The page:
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Sally Ride's learning legacy lives on

Sally Ride Science Festivals promote science, math and technology as future career paths for girls. (Photo: NASA)

"When I was a girl, I had a teacher who encouraged my interest in science. She challenged me to be curious, to ask questions, and to think about things for myself. She helped build my self-confidence. All of these helped me to become a scientist and an astronaut." — Sally Ride, Ph.D. 1951-2012.

As the first U.S. woman in space, Sally Ride understood the impact she would have as a role model to girls and young women, and she took that responsibility seriously. She dedicated her life to promoting education and interest in the sciences for an entire generation of women.

In 2001, Sally Ride started "Sally Ride Science," a company to create educational programs and products to help inspire girls and young women to pursue their interests in science and math. Ride served as its president and CEO.

One of the outlets for this effort is a fairly recent one, the Sally Ride Science AcademyTM, which was established in 2009. It is a "train-the-trainer" program that helps teachers pique the curiosity of students in a variety of scientific areas. According to the Academy, "introducing young students to diverse examples of science careers and scientists can ignite their interest and make the study of science more meaningful to them."

Since its inception in 2009, the Sally Ride Science AcademyTM has trained over 650 instructors in 16 states and the District of Columbia. Using Academy materials, those instructors have in turn gone back to their districts and trained other educators. To date, more than 5,400 educators have been trained.

It is projected that by the end of the 2012-2013 school year, the Academy will have touched approximately 604,000 elementary and middle school students.

This effort is based on the need not only for more STEM (science, technology, engineering and math) professionals, but for a more diverse group of STEM professionals, including more women.

U.S. Department of Labor Workforce projections indicate that 15 of the 20 fastest growing occupations in 2014 will require significant science or mathematics training to successfully compete for a job.

A report issued in 2011 by the U.S. Chamber of Commerce's Institute for a Competitive Workforce showed that for all 50 states, ratings were very poor in the "student achievement" category. Not a single state had more than 60 percent of its students showing proficiency on the 2009 National Assessment of Educational Progress (NAEP) fourth and eighth grade assessments for reading and math.

The United States is lagging in the sciences behind its foreign counterparts. A 2009 report by the National Center for Education Statistics compared 15 year-old U.S. students with other countries in the Organization for Economic Development and found that the U.S. students placed below average in both math and science. In math, the high schoolers were in the bottom quarter of the countries that participated, putting them behind China, Finland and Estonia. In science, U.S. students lagged behind Canada, Japan and the Czech Republic.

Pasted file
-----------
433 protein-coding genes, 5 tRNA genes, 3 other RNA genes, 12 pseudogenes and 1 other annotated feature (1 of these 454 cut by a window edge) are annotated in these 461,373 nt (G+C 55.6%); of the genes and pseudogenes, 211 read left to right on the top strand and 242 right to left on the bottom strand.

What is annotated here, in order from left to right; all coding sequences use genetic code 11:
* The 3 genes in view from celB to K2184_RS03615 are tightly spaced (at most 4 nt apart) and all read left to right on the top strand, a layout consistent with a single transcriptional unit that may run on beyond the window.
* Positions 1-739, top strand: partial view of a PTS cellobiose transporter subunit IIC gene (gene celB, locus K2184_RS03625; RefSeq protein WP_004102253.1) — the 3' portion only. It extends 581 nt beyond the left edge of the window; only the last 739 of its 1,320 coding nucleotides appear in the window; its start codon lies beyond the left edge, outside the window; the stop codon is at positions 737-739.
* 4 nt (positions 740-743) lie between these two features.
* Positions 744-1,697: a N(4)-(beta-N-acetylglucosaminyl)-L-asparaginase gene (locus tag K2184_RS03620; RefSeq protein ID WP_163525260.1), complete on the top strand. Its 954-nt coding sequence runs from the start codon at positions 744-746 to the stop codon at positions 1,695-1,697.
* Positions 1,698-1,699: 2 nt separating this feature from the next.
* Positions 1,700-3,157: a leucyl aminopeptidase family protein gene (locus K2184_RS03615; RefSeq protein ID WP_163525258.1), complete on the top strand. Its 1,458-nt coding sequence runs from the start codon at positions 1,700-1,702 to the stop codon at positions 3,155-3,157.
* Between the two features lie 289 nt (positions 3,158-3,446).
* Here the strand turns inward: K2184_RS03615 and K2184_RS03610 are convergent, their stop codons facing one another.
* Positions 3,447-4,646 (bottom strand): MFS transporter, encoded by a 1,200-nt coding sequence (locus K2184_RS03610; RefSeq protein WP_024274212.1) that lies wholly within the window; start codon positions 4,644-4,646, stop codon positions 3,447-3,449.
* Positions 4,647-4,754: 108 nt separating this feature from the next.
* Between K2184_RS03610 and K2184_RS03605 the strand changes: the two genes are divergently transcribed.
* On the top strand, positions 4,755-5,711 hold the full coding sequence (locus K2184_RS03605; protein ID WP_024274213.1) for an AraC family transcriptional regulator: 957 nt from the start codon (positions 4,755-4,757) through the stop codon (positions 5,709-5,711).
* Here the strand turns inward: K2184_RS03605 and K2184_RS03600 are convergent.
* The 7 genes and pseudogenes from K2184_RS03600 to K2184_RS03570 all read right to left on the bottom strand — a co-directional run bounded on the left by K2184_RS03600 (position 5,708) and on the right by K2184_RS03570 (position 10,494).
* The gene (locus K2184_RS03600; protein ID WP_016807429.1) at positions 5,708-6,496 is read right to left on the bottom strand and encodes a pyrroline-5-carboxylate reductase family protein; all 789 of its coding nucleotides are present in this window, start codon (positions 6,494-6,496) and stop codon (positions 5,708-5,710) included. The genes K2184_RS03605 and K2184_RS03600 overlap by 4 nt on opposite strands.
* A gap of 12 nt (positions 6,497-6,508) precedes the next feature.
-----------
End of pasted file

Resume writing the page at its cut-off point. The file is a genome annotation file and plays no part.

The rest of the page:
According to the Bureau of Labor Statistics, in 2010 women accounted for roughly half the total workforce, and 52 percent of the workforce in management and professional occupations. With the need increasing for science and math skills, it is becoming imperative that girls and young women become proficient in the sciences.

Significantly, according to a May 2011 STEM perceptions study, 68 percent of female STEM college students said that a teacher or class sparked their interest in STEM—which was the number one reason for women to embark on studies in the STEM fields.

In addition to the Science Academy, Sally Ride Science also promotes Sally Ride Science Festivals, which bring together hundreds of girls in fifth through eighth grades for a day of science and socializing, as well as summer science camps for girls entering grades four through nine, which are held on college campuses.

Sally Ride Science eLearning carries a wide array of books for upper elementary and middle school students that highlight the careers of individuals in various science fields, including a biochemist, plant geneticist, chemical engineer, robotics engineer, wildlife biologist, climate scientist, computer security expert, sports statistician, animation scientist, patent examiner, acoustic physicist, and science writer. Exposure to a variety of STEM specialties can spark interest in fields students may not have been aware of on their own.

She also sparked interest in the space program by partnering with NASA to develop EarthKAM, which stands for Earth Knowledge Acquired by Middle School Students. It is an educational outreach program that allows middle school students to take pictures of the Earth from a digital camera on board the International Space Station.

There is no way of knowing the full effect that her efforts to promote scientific learning will have on the future, but Sally Ride has made a definite impact in promoting science to young students, girls in particular.

Sally Ride's legacy lives on, in the lives and in the careers of the young people of the future.

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Sally Ride Science Festivals promote science, math and technology as future career paths for girls. (Photo: NASA)
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